ImageThis was supposed to be a post about a couple nice threshing shows this past weekend. Sunday morn’ was on my way to the second of those events in Butterfield, Minnesota, taking a lovely shortcut through the green goodness on a lonely county road. Then a red light on BMW’s much vaunted video game display started flashing incessantly. Now to fit all those lights onto the display, they had to make them tiny, and they put the low oil light which doubles as a “cooling fan failure” light and who knows what all else on the same circuit. So I pulled into the conveniently located wide spot in the road that doubled as a country church parking lot to investigate, shutting the engine off just in case it was the oil, etc. light and the engine was about to frag itself. Turned out it was the ABS light, familiar sentinel to BMW F800 owners the the rear wheel bearing is self destructing, to the tune of $700 in parts alone. Checked the rear hub and barely warm and no play, fowl or otherwise. Wrote it off as another false alarm and went to restart… Nothin’ but clicks and the BMW video display flashing like a cheap tired pinball machine. Let the BMW sit a couple minutes, same result.

Dug out the voltmeter, barely 11 volts. Undid the at least half dozen screws to just catch sight of the battery, no warm wiring and same voltage, took of the farkle feeding wiring, still barely 11 volts. Took off all the wiring, no diff. Cleaned the terminals, by now it’s sat a few minutes and barely able to spin the motor not even a revolution. Take more ATTGAT off and try bump starting… With 12 to 1 compression even in top gear the rear wheel just locks up. Drink some Dew, let it sit some more, still barely cranks with not a hint of combustion.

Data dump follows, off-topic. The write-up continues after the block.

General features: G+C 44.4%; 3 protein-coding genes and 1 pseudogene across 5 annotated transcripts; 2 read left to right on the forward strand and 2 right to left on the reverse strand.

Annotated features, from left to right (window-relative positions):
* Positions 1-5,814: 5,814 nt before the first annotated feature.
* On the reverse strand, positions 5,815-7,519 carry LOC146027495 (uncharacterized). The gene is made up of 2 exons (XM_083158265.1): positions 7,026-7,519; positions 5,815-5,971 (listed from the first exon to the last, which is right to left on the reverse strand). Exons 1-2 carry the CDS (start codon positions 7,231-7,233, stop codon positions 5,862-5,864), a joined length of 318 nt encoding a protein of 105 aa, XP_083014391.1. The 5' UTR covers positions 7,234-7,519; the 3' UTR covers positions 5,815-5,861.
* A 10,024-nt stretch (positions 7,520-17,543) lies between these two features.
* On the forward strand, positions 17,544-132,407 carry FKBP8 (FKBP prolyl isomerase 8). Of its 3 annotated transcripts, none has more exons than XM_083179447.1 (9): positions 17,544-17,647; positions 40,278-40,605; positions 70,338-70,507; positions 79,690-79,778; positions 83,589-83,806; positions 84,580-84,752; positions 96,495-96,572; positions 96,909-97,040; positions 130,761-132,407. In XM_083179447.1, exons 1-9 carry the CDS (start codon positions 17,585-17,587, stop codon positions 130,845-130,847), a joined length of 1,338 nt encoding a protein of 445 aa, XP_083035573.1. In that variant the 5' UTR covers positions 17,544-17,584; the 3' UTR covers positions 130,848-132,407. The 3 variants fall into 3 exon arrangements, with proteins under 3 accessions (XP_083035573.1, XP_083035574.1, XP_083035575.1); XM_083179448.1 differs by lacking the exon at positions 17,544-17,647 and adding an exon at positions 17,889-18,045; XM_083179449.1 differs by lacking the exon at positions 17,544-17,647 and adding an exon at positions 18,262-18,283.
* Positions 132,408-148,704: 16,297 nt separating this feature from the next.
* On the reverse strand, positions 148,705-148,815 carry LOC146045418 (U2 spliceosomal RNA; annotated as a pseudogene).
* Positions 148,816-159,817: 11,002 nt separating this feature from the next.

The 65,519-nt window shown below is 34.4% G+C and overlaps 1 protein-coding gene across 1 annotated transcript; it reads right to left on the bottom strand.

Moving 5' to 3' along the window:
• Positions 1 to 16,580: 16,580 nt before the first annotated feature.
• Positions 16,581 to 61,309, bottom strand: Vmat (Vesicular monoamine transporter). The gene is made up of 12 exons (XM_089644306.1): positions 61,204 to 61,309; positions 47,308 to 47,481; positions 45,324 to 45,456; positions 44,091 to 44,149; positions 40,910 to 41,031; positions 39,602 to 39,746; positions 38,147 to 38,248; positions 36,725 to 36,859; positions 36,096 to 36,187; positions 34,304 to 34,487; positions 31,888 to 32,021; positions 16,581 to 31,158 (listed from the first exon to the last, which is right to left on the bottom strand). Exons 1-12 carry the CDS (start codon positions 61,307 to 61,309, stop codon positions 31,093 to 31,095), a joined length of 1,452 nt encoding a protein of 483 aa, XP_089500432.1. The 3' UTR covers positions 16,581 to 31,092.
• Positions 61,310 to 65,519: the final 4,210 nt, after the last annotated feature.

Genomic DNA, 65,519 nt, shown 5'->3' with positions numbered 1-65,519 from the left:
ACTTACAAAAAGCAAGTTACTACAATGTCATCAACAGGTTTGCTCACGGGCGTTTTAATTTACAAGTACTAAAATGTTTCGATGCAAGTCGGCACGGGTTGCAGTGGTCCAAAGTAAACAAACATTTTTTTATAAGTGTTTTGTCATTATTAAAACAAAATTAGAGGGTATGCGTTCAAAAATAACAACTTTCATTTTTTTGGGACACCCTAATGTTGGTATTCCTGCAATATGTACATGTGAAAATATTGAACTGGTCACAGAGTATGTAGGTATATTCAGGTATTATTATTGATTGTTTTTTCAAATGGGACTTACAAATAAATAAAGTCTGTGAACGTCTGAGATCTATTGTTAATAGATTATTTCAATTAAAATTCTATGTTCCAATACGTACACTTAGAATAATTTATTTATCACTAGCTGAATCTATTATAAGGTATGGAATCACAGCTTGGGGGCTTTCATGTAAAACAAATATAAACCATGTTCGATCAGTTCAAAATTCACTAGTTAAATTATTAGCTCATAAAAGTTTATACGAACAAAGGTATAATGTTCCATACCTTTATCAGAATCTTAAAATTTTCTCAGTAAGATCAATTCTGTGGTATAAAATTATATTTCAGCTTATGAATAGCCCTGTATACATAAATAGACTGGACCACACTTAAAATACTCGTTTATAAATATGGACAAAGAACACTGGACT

Now BMW’s plan is that about now I’m supposed to call their 800 number and they’ll dispatch a tow truck to haul the broken BMW to the nearest BMW dealer where all will be fixed. “Cept I had no cell signal there, and the nearest BMW dealer is 150 miles away. And after that 300 mile tow, said BMW dealer won’t be open for two days and won’t have the part anyways and the mechanic will probably have never fixed this model anyway, given that BMW has spread their sales over a half dozen or so platforms so most will never achieve the critical mass to justify support. So a few weeks later, I’d get to trailer those 150 miles and pay $1500 or so to get this bug fixed the BMW way.

Now I’m about 15 miles from home and 10 from the nearest town, with not a house in sight and little traffic. Clearly I’m gonna have to improvise… The charger for my Netbook is good for 18 volts at a couple amps, and I’m sittin’ right in front of a church. Turns out said church is vacant though somebody’s been keeping the grounds up, and the electric meter’s missin’ out back. Look around the horizon, nearest farmhouses seem to be at least the other end of the next quarter… But where’s that dirt road on the other side of the church go?